View Full Version : [wubi] ubuntu 12.04 64-bit installed by wubi is extremely slow

June 2nd, 2012, 02:46 PM

I installed ubuntu 12.04 64-bit version with wubi, and when I try to compile something, it is 10 times slower than 11.10 32-bit version.
If I run a simulation, I can see it lags every 0.5 seconds.

I have 64-bit cpu, and installed from a 64-bit windows7.

Is anyone experiencing the same problem? Do I need to switch back to 32-bit version with wubi?

June 2nd, 2012, 06:01 PM
since oyu are suing it for serious work wouldn't it be better to create a side by side boot? wubi is limited and ment only for testing the OS on ocmputer with minimum changes to the default widnows OS.

Mark Phelps
June 3rd, 2012, 01:44 PM

I installed ubuntu 12.04 64-bit version with wubi, and when I try to compile something, it is 10 times slower than 11.10 32-bit version.
The performance drop you get from running Ubuntu installed with Wubi is negligible. You shouldn't even be able to notice it in normal usage.

Your major performance drop is due to switching from 11.10 to 12.04.

Is anyone experiencing the same problem?
LOTS of folks are reporting performance drops, although not a serious as the one you're experiencing.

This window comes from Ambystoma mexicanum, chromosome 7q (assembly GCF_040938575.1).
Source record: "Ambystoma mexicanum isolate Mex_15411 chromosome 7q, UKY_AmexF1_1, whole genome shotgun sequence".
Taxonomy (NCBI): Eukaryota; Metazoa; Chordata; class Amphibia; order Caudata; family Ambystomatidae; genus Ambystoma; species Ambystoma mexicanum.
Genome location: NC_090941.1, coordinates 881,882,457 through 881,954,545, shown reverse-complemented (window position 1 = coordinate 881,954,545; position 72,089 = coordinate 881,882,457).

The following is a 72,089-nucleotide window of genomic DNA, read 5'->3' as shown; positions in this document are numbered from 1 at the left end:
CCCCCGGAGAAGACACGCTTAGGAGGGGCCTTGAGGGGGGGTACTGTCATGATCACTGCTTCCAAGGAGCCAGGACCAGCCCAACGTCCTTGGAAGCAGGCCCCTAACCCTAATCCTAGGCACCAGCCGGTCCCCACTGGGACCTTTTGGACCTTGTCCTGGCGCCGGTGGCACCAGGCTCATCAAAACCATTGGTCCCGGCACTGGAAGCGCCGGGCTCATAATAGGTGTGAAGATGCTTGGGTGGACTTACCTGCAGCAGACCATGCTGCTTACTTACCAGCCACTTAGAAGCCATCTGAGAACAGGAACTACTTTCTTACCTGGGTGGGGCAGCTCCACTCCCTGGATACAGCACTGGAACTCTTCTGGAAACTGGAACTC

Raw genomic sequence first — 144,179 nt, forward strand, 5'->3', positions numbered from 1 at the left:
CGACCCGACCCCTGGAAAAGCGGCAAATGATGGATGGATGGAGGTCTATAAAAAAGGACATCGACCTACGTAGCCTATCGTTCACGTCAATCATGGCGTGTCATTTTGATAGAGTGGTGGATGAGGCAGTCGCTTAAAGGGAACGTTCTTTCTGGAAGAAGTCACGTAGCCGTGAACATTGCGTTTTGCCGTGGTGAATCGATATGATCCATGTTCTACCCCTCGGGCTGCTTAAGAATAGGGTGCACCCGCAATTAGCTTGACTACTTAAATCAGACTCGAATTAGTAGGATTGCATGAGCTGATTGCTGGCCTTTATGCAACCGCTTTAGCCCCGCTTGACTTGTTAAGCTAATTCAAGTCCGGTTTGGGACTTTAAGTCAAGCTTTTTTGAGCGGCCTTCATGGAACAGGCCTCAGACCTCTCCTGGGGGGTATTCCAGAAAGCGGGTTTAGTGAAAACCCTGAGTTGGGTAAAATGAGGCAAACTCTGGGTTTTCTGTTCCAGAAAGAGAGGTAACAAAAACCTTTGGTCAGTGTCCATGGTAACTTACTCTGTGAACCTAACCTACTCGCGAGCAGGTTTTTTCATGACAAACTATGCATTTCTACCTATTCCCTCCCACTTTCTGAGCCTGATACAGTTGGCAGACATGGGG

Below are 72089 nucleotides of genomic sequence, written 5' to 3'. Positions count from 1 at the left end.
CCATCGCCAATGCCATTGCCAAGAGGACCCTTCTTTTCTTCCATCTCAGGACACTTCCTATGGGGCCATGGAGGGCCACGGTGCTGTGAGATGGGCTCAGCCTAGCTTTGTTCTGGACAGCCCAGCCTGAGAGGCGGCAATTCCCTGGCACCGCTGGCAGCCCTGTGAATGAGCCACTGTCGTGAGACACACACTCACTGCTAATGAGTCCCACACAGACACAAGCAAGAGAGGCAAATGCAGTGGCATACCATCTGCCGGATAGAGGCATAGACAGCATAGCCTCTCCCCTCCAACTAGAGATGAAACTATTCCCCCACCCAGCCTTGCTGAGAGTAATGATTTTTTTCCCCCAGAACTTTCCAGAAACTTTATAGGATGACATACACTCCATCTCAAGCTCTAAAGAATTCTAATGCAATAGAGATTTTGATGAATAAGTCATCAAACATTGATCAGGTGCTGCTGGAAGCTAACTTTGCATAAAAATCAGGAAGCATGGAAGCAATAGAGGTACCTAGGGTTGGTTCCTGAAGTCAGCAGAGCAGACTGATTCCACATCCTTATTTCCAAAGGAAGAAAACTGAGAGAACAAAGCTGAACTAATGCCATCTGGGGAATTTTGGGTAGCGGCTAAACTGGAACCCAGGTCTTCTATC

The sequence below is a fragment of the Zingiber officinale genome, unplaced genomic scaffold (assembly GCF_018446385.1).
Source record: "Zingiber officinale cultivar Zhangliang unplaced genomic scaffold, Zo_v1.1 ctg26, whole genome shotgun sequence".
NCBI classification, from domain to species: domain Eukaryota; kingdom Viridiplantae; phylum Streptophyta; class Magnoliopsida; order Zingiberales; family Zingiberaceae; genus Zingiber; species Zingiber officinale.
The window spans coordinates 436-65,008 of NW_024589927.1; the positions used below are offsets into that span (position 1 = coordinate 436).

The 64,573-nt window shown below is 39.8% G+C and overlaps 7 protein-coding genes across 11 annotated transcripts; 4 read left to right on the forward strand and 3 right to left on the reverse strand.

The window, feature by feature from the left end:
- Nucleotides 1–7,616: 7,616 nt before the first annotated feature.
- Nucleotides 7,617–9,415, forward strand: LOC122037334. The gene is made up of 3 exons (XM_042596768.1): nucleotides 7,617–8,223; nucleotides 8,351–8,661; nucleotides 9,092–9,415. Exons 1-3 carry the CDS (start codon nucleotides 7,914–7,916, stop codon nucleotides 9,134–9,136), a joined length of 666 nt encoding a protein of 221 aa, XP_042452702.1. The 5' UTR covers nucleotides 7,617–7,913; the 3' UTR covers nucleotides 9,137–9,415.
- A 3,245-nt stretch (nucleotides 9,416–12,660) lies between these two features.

Do I need to switch back to 32-bit version with wubi? You're not going to see a performance increase switching to 32-bit 12.04.

June 5th, 2012, 03:26 AM
Run top in a terminal and see if mount.ntfs is working 80% CPU any time you're doing any disk intensive operation. I'm not a genius, but i have a feeeeeling whatever the issue that's causing that is in turn causing my Wubi problems. I'm going to repartition and see if it goes away, but my Wubi trial has been an enormous waste of time. Like, a "throw this perfectly modern and standard barely-used laptop across the room if i had more of a tendency to express my frustration" kind of waste of time.

If anyone tells you that you should just not, uh, use Wubi, tell them to be quiet and go away. Judging by the Google results it just looks to me like another "not a bug" problem so common with your Big Popular Linux Distros when they advertise features that in practice maybe sorta kinda work. I've used VFS-style installations of Puppy Linux on pretty ancient hardware... Snappy and stable compiling software or playing games. Granted Puppy's OS loads entirely into RAM; they're not directly comparable. Still, i get the feeling that something must have broke in this case.

Sorry i can't be of more help, i just had an urge to react to one of the sixty trillion pleading troubleshooting forum posts stuck with vague, irrelevant, or nonexistent answers.

June 5th, 2012, 04:39 AM
wubi is limited and ment only for testing the OS on ocmputer with minimum changes to the default widnows OS.

@ mastablasta: Where can I find the suggested changes to Windows default? I'm ready to install UB 12.04 with Win 7 on an Hp Pavilion and I intend to run 95% UBUNTU.

I can setup a dual boot without Wubi if I knew how to change the Win 7 default settings.


August 12th, 2012, 12:25 PM